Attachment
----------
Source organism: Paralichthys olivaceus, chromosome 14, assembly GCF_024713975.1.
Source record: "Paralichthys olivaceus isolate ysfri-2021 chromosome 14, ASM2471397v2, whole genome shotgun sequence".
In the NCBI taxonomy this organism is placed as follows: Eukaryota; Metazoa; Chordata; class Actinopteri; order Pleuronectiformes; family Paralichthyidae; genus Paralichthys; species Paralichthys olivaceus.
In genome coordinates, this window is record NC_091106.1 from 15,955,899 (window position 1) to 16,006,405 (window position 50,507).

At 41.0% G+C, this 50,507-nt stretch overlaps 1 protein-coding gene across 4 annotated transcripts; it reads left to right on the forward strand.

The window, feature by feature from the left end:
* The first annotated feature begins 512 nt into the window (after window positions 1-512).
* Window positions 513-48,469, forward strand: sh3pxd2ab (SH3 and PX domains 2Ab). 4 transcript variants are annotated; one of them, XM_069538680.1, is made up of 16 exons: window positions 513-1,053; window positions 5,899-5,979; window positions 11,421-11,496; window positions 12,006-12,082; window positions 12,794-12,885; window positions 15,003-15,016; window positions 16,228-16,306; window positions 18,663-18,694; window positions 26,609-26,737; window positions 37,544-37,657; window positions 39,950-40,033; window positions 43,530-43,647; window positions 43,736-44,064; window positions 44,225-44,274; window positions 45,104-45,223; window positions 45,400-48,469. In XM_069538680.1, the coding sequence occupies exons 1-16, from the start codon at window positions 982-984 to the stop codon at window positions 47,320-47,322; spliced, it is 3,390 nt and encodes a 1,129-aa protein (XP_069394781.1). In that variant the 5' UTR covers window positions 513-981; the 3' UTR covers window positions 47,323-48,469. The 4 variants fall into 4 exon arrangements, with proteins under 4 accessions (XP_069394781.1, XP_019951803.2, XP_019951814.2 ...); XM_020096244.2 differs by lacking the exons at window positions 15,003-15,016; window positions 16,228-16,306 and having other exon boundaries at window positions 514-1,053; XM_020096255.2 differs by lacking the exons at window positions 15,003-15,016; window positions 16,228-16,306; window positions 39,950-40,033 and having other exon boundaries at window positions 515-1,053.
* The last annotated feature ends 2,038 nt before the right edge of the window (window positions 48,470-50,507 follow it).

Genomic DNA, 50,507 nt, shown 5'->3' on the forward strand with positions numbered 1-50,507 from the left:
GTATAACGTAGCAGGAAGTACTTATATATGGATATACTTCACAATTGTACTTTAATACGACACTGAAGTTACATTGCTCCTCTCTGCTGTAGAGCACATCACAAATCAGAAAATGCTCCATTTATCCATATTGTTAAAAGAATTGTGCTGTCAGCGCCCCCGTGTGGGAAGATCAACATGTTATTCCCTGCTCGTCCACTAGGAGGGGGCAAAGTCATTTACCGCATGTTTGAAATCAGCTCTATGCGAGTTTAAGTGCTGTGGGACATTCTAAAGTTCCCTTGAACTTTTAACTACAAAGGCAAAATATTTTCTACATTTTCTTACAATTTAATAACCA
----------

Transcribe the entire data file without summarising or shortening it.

Source organism: Paralichthys olivaceus, chromosome 14, assembly GCF_024713975.1.
Source record: "Paralichthys olivaceus isolate ysfri-2021 chromosome 14, ASM2471397v2, whole genome shotgun sequence".
In the NCBI taxonomy this organism is placed as follows: Eukaryota; Metazoa; Chordata; class Actinopteri; order Pleuronectiformes; family Paralichthyidae; genus Paralichthys; species Paralichthys olivaceus.
In genome coordinates, this window is record NC_091106.1 from 15,955,899 (window position 1) to 16,006,405 (window position 50,507).

At 41.0% G+C, this 50,507-nt stretch overlaps 1 protein-coding gene across 4 annotated transcripts; it reads left to right on the forward strand.

The window, feature by feature from the left end:
* The first annotated feature begins 512 nt into the window (after window positions 1-512).
* Window positions 513-48,469, forward strand: sh3pxd2ab (SH3 and PX domains 2Ab). 4 transcript variants are annotated; one of them, XM_069538680.1, is made up of 16 exons: window positions 513-1,053; window positions 5,899-5,979; window positions 11,421-11,496; window positions 12,006-12,082; window positions 12,794-12,885; window positions 15,003-15,016; window positions 16,228-16,306; window positions 18,663-18,694; window positions 26,609-26,737; window positions 37,544-37,657; window positions 39,950-40,033; window positions 43,530-43,647; window positions 43,736-44,064; window positions 44,225-44,274; window positions 45,104-45,223; window positions 45,400-48,469. In XM_069538680.1, the coding sequence occupies exons 1-16, from the start codon at window positions 982-984 to the stop codon at window positions 47,320-47,322; spliced, it is 3,390 nt and encodes a 1,129-aa protein (XP_069394781.1). In that variant the 5' UTR covers window positions 513-981; the 3' UTR covers window positions 47,323-48,469. The 4 variants fall into 4 exon arrangements, with proteins under 4 accessions (XP_069394781.1, XP_019951803.2, XP_019951814.2 ...); XM_020096244.2 differs by lacking the exons at window positions 15,003-15,016; window positions 16,228-16,306 and having other exon boundaries at window positions 514-1,053; XM_020096255.2 differs by lacking the exons at window positions 15,003-15,016; window positions 16,228-16,306; window positions 39,950-40,033 and having other exon boundaries at window positions 515-1,053.
* The last annotated feature ends 2,038 nt before the right edge of the window (window positions 48,470-50,507 follow it).

Genomic DNA, 50,507 nt, shown 5'->3' on the forward strand with positions numbered 1-50,507 from the left:
GTATAACGTAGCAGGAAGTACTTATATATGGATATACTTCACAATTGTACTTTAATACGACACTGAAGTTACATTGCTCCTCTCTGCTGTAGAGCACATCACAAATCAGAAAATGCTCCATTTATCCATATTGTTAAAAGAATTGTGCTGTCAGCGCCCCCGTGTGGGAAGATCAACATGTTATTCCCTGCTCGTCCACTAGGAGGGGGCAAAGTCATTTACCGCATGTTTGAAATCAGCTCTATGCGAGTTTAAGTGCTGTGGGACATTCTAAAGTTCCCTTGAACTTTTAACTACAAAGGCAAAATATTTTCTACATTTTCTTACAATTTAATAACCA